Known as the wicked witch of Russian fairy tales, Baba Yaga is not one woman, but rather a title carried by a chosen few. They keep the balance of nature and guard the borders of our world, but don’t make the mistake of crossing one…
Barbara Yager loves being one of the most powerful witches in the world, but sometimes she’d rather kick back in her enchanted Airstream with a beer in her hand than work out how to grant the requests of the worthy few who seek her out.
But when a man appears with the token of a family debt of honor, Barbara must drop everything to satisfy the promise owed by her predecessor—and she isn’t above being a little wicked to make sure the debt is paid in full…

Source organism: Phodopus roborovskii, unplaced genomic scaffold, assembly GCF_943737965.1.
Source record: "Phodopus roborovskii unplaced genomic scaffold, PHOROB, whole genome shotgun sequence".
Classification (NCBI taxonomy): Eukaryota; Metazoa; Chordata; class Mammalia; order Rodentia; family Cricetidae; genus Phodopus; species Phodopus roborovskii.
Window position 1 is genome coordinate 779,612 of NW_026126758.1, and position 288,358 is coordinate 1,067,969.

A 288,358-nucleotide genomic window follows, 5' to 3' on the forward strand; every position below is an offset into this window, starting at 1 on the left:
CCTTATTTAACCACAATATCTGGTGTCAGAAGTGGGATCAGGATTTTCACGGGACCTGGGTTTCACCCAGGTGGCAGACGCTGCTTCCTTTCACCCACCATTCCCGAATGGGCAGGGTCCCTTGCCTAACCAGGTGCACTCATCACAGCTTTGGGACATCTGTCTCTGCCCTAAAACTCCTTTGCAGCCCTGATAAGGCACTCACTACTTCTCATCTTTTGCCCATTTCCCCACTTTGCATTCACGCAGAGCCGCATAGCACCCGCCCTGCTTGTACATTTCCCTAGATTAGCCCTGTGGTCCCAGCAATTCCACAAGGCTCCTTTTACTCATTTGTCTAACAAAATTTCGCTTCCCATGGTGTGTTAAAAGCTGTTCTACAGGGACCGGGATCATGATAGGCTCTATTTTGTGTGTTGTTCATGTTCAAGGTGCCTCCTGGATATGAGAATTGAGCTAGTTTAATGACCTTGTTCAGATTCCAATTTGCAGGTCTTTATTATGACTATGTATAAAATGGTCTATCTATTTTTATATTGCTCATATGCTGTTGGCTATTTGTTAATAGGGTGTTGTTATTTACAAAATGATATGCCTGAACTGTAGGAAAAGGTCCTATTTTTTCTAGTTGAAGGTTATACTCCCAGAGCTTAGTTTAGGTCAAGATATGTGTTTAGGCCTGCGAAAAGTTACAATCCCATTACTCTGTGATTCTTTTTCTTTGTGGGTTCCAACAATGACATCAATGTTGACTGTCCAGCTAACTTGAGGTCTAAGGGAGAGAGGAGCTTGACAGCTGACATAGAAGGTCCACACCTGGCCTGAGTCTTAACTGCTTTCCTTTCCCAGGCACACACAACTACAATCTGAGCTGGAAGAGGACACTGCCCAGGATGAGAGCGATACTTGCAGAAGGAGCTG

a Rafflecopter giveaway
Barbara Yager glided her classic BMW motorcycle to a halt in front of the silver Airstream trailer that she lived in whenever she was on the road. It was currently parked in a lot on the campus of the Northern Illinois University where she was presenting a series of guest lectures on wild crafting herbs. Traveling botanist and college professor made for a useful cover for her other activities, which tended to be a little less conventional. To say the least.
As she swung one lean, leather-clad leg over the saddle of the bike, she caught a glimpse of something curious, reflected in the shiny royal blue paint. The reflection should have been impossible, given the angle, but like everything else about Barbara Yager, the motorcycle was not quite what it seemed.
“Hmph,” she said, not very loudly, and strolled over to the front door of the Airstream without looking back.
“We have company,” she said as she closed the door behind her. “Again.”